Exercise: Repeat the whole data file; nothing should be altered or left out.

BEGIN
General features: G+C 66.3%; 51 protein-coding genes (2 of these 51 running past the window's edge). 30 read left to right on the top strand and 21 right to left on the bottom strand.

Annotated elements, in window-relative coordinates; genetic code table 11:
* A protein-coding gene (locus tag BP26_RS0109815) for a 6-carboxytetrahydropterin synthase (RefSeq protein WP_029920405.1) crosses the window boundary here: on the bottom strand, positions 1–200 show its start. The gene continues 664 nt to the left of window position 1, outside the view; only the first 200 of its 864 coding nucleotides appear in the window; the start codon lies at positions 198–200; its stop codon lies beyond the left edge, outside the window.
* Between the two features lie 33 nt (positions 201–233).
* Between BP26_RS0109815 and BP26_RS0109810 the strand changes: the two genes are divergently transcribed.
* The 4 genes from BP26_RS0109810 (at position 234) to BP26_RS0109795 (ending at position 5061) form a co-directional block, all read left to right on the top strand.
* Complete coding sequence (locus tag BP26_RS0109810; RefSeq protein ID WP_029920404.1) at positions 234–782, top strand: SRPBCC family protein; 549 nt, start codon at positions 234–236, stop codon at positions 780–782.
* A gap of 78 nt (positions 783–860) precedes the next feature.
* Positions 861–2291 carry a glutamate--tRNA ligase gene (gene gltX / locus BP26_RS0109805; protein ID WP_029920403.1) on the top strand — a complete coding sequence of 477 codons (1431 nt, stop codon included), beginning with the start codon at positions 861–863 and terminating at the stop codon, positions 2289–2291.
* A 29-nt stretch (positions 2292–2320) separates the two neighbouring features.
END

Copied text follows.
General features: G+C 66.3%; 51 protein-coding genes (2 of these 51 running past the window's edge). 30 read left to right on the top strand and 21 right to left on the bottom strand.

Annotated elements, in window-relative coordinates; genetic code table 11:
* A protein-coding gene (locus tag BP26_RS0109815) for a 6-carboxytetrahydropterin synthase (RefSeq protein WP_029920405.1) crosses the window boundary here: on the bottom strand, positions 1–200 show its start. The gene continues 664 nt to the left of window position 1, outside the view; only the first 200 of its 864 coding nucleotides appear in the window; the start codon lies at positions 198–200; its stop codon lies beyond the left edge, outside the window.
* Between the two features lie 33 nt (positions 201–233).
* Between BP26_RS0109815 and BP26_RS0109810 the strand changes: the two genes are divergently transcribed.
* The 4 genes from BP26_RS0109810 (at position 234) to BP26_RS0109795 (ending at position 5061) form a co-directional block, all read left to right on the top strand.
* Complete coding sequence (locus tag BP26_RS0109810; RefSeq protein ID WP_029920404.1) at positions 234–782, top strand: SRPBCC family protein; 549 nt, start codon at positions 234–236, stop codon at positions 780–782.
* A gap of 78 nt (positions 783–860) precedes the next feature.
* Positions 861–2291 carry a glutamate--tRNA ligase gene (gene gltX / locus BP26_RS0109805; protein ID WP_029920403.1) on the top strand — a complete coding sequence of 477 codons (1431 nt, stop codon included), beginning with the start codon at positions 861–863 and terminating at the stop codon, positions 2289–2291.
* A 29-nt stretch (positions 2292–2320) separates the two neighbouring features.